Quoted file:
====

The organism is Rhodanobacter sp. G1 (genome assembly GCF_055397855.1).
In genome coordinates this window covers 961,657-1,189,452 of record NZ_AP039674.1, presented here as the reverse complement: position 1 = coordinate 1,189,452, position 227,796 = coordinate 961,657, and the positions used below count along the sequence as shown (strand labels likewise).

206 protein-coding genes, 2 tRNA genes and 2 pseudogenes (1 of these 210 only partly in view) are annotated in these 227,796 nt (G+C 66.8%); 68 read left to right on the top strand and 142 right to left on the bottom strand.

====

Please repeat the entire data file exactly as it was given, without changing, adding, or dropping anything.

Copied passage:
The organism is Rhodanobacter sp. G1 (genome assembly GCF_055397855.1).
In genome coordinates this window covers 961,657-1,189,452 of record NZ_AP039674.1, presented here as the reverse complement: position 1 = coordinate 1,189,452, position 227,796 = coordinate 961,657, and the positions used below count along the sequence as shown (strand labels likewise).

206 protein-coding genes, 2 tRNA genes and 2 pseudogenes (1 of these 210 only partly in view) are annotated in these 227,796 nt (G+C 66.8%); 68 read left to right on the top strand and 142 right to left on the bottom strand.